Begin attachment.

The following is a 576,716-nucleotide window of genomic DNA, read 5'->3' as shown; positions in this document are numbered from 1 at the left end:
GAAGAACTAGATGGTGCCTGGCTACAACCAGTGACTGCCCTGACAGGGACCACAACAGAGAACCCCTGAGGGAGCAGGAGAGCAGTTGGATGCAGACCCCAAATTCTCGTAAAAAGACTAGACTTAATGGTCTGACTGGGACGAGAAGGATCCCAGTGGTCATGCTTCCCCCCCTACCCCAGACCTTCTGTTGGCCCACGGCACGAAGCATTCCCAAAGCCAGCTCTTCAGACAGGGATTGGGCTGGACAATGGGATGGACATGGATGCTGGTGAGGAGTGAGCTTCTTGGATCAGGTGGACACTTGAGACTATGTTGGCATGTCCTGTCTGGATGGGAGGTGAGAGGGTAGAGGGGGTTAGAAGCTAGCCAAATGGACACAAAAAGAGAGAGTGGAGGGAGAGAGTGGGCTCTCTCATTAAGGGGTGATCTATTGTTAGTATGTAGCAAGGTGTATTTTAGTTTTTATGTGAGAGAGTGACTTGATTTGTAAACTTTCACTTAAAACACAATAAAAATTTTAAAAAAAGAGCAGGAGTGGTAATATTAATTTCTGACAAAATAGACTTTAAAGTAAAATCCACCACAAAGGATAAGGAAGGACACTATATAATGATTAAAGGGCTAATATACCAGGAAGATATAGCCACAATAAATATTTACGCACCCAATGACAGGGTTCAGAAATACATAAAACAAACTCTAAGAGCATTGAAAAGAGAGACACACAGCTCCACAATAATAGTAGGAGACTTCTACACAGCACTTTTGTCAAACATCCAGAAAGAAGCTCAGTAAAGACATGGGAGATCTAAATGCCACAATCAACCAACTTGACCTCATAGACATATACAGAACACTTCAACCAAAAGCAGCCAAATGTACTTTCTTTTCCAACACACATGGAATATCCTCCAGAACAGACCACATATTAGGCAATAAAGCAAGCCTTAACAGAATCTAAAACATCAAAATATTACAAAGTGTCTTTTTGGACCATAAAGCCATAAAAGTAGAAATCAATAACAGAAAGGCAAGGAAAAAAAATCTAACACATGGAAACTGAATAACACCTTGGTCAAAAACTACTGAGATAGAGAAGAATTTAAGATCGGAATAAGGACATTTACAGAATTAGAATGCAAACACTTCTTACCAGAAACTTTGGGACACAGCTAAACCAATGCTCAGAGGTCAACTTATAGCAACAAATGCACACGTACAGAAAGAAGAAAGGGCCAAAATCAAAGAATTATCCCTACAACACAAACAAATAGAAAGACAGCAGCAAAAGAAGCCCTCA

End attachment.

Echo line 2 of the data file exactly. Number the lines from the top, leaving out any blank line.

GAAGAACTAGATGGTGCCTGGCTACAACCAGTGACTGCCCTGACAGGGACCACAACAGAGAACCCCTGAGGGAGCAGGAGAGCAGTTGGATGCAGACCCCAAATTCTCGTAAAAAGACTAGACTTAATGGTCTGACTGGGACGAGAAGGATCCCAGTGGTCATGCTTCCCCCCCTACCCCAGACCTTCTGTTGGCCCACGGCACGAAGCATTCCCAAAGCCAGCTCTTCAGACAGGGATTGGGCTGGACAATGGGATGGACATGGATGCTGGTGAGGAGTGAGCTTCTTGGATCAGGTGGACACTTGAGACTATGTTGGCATGTCCTGTCTGGATGGGAGGTGAGAGGGTAGAGGGGGTTAGAAGCTAGCCAAATGGACACAAAAAGAGAGAGTGGAGGGAGAGAGTGGGCTCTCTCATTAAGGGGTGATCTATTGTTAGTATGTAGCAAGGTGTATTTTAGTTTTTATGTGAGAGAGTGACTTGATTTGTAAACTTTCACTTAAAACACAATAAAAATTTTAAAAAAAGAGCAGGAGTGGTAATATTAATTTCTGACAAAATAGACTTTAAAGTAAAATCCACCACAAAGGATAAGGAAGGACACTATATAATGATTAAAGGGCTAATATACCAGGAAGATATAGCCACAATAAATATTTACGCACCCAATGACAGGGTTCAGAAATACATAAAACAAACTCTAAGAGCATTGAAAAGAGAGACACACAGCTCCACAATAATAGTAGGAGACTTCTACACAGCACTTTTGTCAAACATCCAGAAAGAAGCTCAGTAAAGACATGGGAGATCTAAATGCCACAATCAACCAACTTGACCTCATAGACATATACAGAACACTTCAACCAAAAGCAGCCAAATGTACTTTCTTTTCCAACACACATGGAATATCCTCCAGAACAGACCACATATTAGGCAATAAAGCAAGCCTTAACAGAATCTAAAACATCAAAATATTACAAAGTGTCTTTTTGGACCATAAAGCCATAAAAGTAGAAATCAATAACAGAAAGGCAAGGAAAAAAAATCTAACACATGGAAACTGAATAACACCTTGGTCAAAAACTACTGAGATAGAGAAGAATTTAAGATCGGAATAAGGACATTTACAGAATTAGAATGCAAACACTTCTTACCAGAAACTTTGGGACACAGCTAAACCAATGCTCAGAGGTCAACTTATAGCAACAAATGCACACGTACAGAAAGAAGAAAGGGCCAAAATCAAAGAATTATCCCTACAACACAAACAAATAGAAAGACAGCAGCAAAAGAAGCCCTCA